Quantification of mIPSC amplitude and frequency analyzed across both sexes (blue- males; pink- females). Amplitude in pA, naïve male, 49.93 ± 3.62, n = 17 neurons, 2 mice; naïve female, 49.08 ± 4.83, n = 14 neurons, 2 mice; two-sided t-test, non-significant, P = 0.89; restraint male, 39.05 ± 4.66, n = 7 neurons, 2 mice; restraint female, 36.64 ± 1.07, n = 17 neurons, 2 mice; two-sided t-test, non-significant, P = 0.48; footshock male, 41.93 ± 2.26, n = 21 neurons, 2 mice; footshock female, 40.76 ± 1.83, n = 30 neurons, 2 mice; two-sided t-test, non-significant, P = 0.69. Frequency in Hz, naïve male, 5.51 ± 1.06, n = 17 neurons; naïve female, 4.34 ± 0.73, n = 14 neurons, 2 mice; two-sided t-test, non-significant, P = 0.39; restraint male, 5.33 ± 1.33, n = 7 neurons, 2 mice; restraint female, 2.81 ± 0.39, n = 17 neurons, 2 mice; two-sided t-test, *P = 0.023; footshock male, 5.32 ± 0.89, n = 21 neurons, 2 mice; footshock female, 5.21 ± 0.92, n = 30 neurons, 2 mice; two-sided t-test, non-significant, P = 0.93. Data shown as mean ± s.e.m.

Supplementary Figure 4 SuperClomeleon reports GABAA receptor activity.

a. Schematic of the experimental design used for fiber photometry chloride imaging of NAc-projecting pPVT neurons. b. Representative image of SuperClomeleon expression in NAc-projecting neurons of the pPVT. c. Average SuperClomeleon response from NAc-projecting pPVT neurons in animals injected with the GABAA receptor agonist 4,5,6,7-tetrahydroisoxazolo(5,4-c) pyridin-3-ol (THIP, 8 mg/kg; green line) or saline (gray line; n = 3 mice). Data shown as mean ± s.e.m.

Supplementary Figure 5 Optical fiber placements for fiber photometry and optogenetic experiments.

a. Optical fiber placements for GCaMP6s experiment in Fig. 6a-d. b. Optical fiber placement for GCaMP6s experiment in Fig. 6e-h. c. Optical fiber placements for GCaMP6s experiment in Fig. 6i-l. d. Optical fiber placement for GCaMP6s experiment in Fig. 4h. e. Optical fiber placement for GCaMP6s experiment in Supplementary Fig. 8. f. Optical fiber placements for SuperClomeleon experiment in Fig. 1e-h. g. Optical fiber placement for SuperClomeleon experiment in Fig. 5a-d. h. Optical fiber placements for SuperClomeleon experiment in Fig. 5e-h. i. Optical fiber placement for SuperClomeleon experiment in Supplementary Fig. 3. j. Optical fiber placement for ChR2 experiment in Fig. 7. k. Optical fiber placement for halorhodopsin experiment in Fig. 6e-h. All circles depict the lowest position of the optical fibers for each subject.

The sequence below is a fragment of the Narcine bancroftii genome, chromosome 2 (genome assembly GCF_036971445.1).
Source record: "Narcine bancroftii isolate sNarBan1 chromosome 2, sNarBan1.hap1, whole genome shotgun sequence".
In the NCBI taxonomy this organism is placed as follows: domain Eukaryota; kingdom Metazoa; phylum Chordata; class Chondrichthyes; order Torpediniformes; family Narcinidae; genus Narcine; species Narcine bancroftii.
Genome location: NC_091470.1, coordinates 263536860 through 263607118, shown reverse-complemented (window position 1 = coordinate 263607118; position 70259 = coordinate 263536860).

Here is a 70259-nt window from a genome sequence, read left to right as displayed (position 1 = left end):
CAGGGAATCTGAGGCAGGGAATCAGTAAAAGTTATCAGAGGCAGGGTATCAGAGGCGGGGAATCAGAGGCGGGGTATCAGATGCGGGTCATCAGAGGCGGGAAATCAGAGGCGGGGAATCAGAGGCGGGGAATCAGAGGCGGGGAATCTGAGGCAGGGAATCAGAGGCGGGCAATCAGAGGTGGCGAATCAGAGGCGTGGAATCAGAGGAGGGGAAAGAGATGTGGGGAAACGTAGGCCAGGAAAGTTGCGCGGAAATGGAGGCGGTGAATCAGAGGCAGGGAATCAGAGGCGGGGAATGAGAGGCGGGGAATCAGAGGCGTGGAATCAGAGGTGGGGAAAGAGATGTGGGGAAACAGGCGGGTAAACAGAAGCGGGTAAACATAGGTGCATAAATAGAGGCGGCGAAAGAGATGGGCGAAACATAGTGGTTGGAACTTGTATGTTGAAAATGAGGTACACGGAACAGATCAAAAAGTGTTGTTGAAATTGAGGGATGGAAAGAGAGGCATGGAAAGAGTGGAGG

Supplementary Figure 6 Robust expression of Drd2 and weak expression of Drd3 in the pPVT.

a. Fluorescent 2-plex in situ hybridization experiment showing the expression of Drd2 (red) and Drd3 (green) mRNA in the pPVT. b. Magnified view of the region depicted by the white square (a). 2-plex in situ hybridization experiments were independently repeated three times with samples collected from different subjects and similar results were obtained.

Supplementary Figure 7 Probe placements for microdialysis experiments.

a. Probe placements for microdialysis experiment in Fig. 4b. b. Representative image of hM4Di-mCherry expression in the LC of Dbh-Cre mice used for combined chemogenetic silencing of the LC and microdialysis of the PVT. Histological assessment of hM4Di-mCherry expression in the LC was independently repeated for each mouse included (seven total) and similar results were obtained. c. Probe placements for microdialysis experiment in saline treated mice (Fig. 4j). d. Probe placements for microdialysis experiment in CNO treated mice (Fig. 4j).

Supplementary Figure 8 TH+ afferents of the pPVT originate in the LC.

a. Representative image showing viral-assisted retrograde labelling of pPVT-projecting neurons in the ventral tegmental area (VTA). Antibody staining reveals TH-expressing neurons in VTA. Histological assessment of TH-expressing PVT-projecting neurons in the VTA was independently repeated for two mice and similar results were obtained. b. Magnified portion of the image shown in (a) depicts a single retrogradely-labelled neuron in VTA (arrow) that does not appear to be immunopositive for TH. c. Representative images from two separate experiments of viral-assisted retrograde labelling of pPVT-projecting neurons in the ventral tegmental area in LC. All neurons located within the LC displayed TH immunoreactivity. Histological assessment of TH-expressing PVT-projecting neurons in the LC was independently repeated for two mice and similar results were obtained.